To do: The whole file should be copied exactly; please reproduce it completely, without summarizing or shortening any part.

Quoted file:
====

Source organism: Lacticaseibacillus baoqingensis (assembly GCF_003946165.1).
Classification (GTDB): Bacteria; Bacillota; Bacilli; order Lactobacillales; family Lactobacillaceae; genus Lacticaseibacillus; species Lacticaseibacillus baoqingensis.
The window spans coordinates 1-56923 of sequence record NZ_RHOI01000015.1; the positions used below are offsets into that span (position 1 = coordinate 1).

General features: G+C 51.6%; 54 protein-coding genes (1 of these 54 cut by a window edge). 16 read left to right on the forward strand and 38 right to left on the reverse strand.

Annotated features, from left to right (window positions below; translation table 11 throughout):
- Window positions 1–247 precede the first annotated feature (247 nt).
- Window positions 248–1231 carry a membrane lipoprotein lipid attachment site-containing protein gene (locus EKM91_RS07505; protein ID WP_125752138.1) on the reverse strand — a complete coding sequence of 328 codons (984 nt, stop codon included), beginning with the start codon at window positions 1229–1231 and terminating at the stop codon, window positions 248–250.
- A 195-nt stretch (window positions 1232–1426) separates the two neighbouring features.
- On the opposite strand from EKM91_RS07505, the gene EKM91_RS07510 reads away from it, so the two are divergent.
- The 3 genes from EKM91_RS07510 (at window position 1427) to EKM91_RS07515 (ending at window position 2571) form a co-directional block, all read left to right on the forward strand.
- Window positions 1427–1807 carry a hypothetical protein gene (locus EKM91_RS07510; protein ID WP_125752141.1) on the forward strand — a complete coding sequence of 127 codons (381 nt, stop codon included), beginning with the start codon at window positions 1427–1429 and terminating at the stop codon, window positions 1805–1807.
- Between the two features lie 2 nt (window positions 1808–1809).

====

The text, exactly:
Source organism: Lacticaseibacillus baoqingensis (assembly GCF_003946165.1).
Classification (GTDB): Bacteria; Bacillota; Bacilli; order Lactobacillales; family Lactobacillaceae; genus Lacticaseibacillus; species Lacticaseibacillus baoqingensis.
The window spans coordinates 1-56923 of sequence record NZ_RHOI01000015.1; the positions used below are offsets into that span (position 1 = coordinate 1).

General features: G+C 51.6%; 54 protein-coding genes (1 of these 54 cut by a window edge). 16 read left to right on the forward strand and 38 right to left on the reverse strand.

Annotated features, from left to right (window positions below; translation table 11 throughout):
- Window positions 1–247 precede the first annotated feature (247 nt).
- Window positions 248–1231 carry a membrane lipoprotein lipid attachment site-containing protein gene (locus EKM91_RS07505; protein ID WP_125752138.1) on the reverse strand — a complete coding sequence of 328 codons (984 nt, stop codon included), beginning with the start codon at window positions 1229–1231 and terminating at the stop codon, window positions 248–250.
- A 195-nt stretch (window positions 1232–1426) separates the two neighbouring features.
- On the opposite strand from EKM91_RS07505, the gene EKM91_RS07510 reads away from it, so the two are divergent.
- The 3 genes from EKM91_RS07510 (at window position 1427) to EKM91_RS07515 (ending at window position 2571) form a co-directional block, all read left to right on the forward strand.
- Window positions 1427–1807 carry a hypothetical protein gene (locus EKM91_RS07510; protein ID WP_125752141.1) on the forward strand — a complete coding sequence of 127 codons (381 nt, stop codon included), beginning with the start codon at window positions 1427–1429 and terminating at the stop codon, window positions 1805–1807.
- Between the two features lie 2 nt (window positions 1808–1809).